Nature attractions are king around here

2010-08-03T00:00:00Z Nature attractions are king around hereBy Ken Kosky
August 03, 2010 12:00 am  • 

Just a short drive from the towering sand dunes and magnificent view of Lake Michigan is a bog where people can walk on water, see insect-eating plants and witness floating flowers, bushes and even trees.

Pinhook Bog, just east of Porter County in rural LaPorte County, is one of the unique sites on the Porter County tourism agency's Beyond the Beach Discovery Trail.

Visitors will see a 1 1/2- to 2-foot layer of moss matting covering a body of acidic water.

"Everything grows on top of the moss matting. Even trees grow in it," said Anthony Sutphen, National Park Service site restoration tech.

The site is locked up, but it regularly is made available for interpretive walks guided by park rangers. Visitors can see insect-eating plants, ferns, rare orchids, and tamaracks.

A floating boardwalk traverses the bog to allow people to walk on water and see things they normally wouldn't see.

Late June and early July is the best time for viewing, Sutphen said.

Although Pinhook Bog is a fascinating location, Sutphen's personal favorite is Cowles Bog -- a national park site next to Dune Acres that offers people a chance to hike and see the view change from an eerie tree graveyard one minute to vast expanses of lush ferns the next.

The Inland Marsh Trail, on U.S. 12, two miles west of Ind. 249 in Portage, is a gem of a trail with views of an oak savanna, a marsh, ferns and, during our spring visit, plenty of purple lupine in bloom.

The Little Calumet River Trail, off of U.S. 12 in the Porter area, connects the Bailly Homestead, Chellberg Farm and the Dunes Learning Center. It takes hikers through woods, a 120-acre tallgrass prairie, over the river and on a boardwalk. Bailly Homestead and Chellberg Farm popular places to visit during festival times.

The Heron Rookery Trail, along the Little Calumet River in northeast Porter County, while a bit overgrown in spots, is a good location for viewing birds, butterflies and wildflowers.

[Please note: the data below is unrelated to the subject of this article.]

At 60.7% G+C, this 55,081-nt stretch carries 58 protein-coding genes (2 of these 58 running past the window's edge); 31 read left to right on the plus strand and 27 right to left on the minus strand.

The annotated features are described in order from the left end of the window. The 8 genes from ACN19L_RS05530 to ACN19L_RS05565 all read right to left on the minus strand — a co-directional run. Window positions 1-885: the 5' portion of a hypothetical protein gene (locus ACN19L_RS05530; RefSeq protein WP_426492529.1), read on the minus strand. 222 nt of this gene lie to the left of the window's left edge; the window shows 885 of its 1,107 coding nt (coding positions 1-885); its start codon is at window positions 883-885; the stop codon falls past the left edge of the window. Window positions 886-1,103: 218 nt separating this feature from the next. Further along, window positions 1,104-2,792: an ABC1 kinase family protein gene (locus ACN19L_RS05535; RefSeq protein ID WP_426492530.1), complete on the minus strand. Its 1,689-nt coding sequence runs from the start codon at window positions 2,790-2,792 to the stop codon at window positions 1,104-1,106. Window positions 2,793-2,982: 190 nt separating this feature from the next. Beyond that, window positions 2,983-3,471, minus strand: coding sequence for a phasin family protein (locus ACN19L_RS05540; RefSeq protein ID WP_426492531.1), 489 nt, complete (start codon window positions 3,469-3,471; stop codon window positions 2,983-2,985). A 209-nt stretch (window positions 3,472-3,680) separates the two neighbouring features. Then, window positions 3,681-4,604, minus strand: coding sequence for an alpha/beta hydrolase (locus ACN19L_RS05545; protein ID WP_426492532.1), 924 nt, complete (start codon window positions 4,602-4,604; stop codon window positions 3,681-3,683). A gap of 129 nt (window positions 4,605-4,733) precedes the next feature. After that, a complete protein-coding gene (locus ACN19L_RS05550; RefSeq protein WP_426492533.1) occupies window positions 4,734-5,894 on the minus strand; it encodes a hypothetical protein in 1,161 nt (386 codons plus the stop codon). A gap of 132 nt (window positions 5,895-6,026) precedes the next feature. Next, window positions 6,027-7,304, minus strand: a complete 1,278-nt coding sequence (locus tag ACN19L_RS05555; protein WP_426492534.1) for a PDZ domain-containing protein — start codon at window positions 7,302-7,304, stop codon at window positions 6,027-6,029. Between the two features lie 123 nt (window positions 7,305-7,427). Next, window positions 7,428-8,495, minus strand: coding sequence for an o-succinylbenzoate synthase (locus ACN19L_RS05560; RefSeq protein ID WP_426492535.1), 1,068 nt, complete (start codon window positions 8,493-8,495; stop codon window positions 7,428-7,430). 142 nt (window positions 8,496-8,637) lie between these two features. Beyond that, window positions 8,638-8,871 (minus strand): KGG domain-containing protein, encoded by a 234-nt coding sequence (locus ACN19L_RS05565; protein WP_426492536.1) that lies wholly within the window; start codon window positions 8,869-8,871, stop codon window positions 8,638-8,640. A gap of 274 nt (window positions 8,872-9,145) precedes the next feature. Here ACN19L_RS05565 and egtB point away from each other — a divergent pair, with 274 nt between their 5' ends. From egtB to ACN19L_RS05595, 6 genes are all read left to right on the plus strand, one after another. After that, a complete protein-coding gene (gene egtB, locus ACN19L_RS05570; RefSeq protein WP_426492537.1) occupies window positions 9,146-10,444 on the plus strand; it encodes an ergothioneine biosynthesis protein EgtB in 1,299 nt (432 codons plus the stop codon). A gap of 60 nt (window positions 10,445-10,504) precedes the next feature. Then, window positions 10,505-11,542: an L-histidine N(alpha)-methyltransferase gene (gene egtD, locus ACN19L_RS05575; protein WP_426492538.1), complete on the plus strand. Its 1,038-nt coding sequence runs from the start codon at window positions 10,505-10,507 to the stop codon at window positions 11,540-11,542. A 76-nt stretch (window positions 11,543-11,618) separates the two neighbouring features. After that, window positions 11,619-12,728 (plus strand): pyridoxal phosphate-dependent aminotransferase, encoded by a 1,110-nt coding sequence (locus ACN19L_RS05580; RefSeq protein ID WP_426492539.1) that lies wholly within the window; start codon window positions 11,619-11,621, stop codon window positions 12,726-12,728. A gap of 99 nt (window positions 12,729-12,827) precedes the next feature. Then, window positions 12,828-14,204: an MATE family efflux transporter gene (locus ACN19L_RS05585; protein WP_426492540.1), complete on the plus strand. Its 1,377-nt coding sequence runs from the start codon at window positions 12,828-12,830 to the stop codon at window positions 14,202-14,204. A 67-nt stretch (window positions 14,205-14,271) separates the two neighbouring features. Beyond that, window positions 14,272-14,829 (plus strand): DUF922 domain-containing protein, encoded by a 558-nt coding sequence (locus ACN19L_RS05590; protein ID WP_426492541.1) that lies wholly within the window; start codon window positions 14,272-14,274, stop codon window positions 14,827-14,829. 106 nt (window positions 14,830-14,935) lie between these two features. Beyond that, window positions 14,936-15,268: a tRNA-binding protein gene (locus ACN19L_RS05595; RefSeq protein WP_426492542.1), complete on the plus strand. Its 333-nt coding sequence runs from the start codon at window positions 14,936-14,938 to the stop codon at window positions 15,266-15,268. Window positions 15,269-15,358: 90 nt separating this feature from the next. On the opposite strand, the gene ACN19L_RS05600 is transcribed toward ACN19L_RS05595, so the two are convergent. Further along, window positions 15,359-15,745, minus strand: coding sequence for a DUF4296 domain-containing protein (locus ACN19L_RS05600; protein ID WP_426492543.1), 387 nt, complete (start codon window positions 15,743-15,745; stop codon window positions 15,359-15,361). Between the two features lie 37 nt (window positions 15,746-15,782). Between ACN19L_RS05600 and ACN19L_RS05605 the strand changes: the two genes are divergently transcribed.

Other sites include Zona Wildlife Sanctuary, a small woodland preserve southeast of Chesterton; and Deer Trail Park in Portage's Ameriplex at the Port business park. Deer Trail Park, which is a fairly new, offers hiking and fishing.

Chesterton's Coffee Creek Park, with a waterfall, fountain, brick pathways, trails, sitting areas and open space, is one of the more aesthetically-pleasing sites. Taltree Arboretum in the Valparaiso area is another beautiful site, with a pond, marked plantings, trails and more.

And, there are the sites along Lake Michigan. At Dunes State Park at the end of Ind. 49 in the Chesterton area, people can walk the shores of Lake Michigan and hike challenging sand dune trails or more moderate wooded paths.

At West Beach in Portage, the Dune Succession Trail -- most of which is a boardwalk -- takes walkers from the woods to the beach and a view of the Chicago skyline. It is one of three trails at West Beach.

Also in Portage is the Portage Lakefront Park and Riverwalk site of the Indiana Dunes National Lakeshore, a 57-acre piece of land that was once a National Steel industrial site. Nestled among the industry that helps the city thrive, the park features a fishing pier and a walk with views of Lake Michigan and Burns Ditch -- along which boats regularly come and go. On a recent visit by The Times, Portage resident Doris Smith was enjoying a relaxing day of fishing.

"It's a nice area," Smith said. "I think it's great, (and will) get a lot more people in."

People wanting to check out some different beaches should visit Porter Beach, Lake View Beach, Central Beach and Michigan City's Mount Baldy.

There are also plenty of spots along the Beyond the Beach Discovery Trail for fishing, boating and bicycling which The Times did not tackle because specialized equipment is required, as well as several parks in the county's towns and cities.

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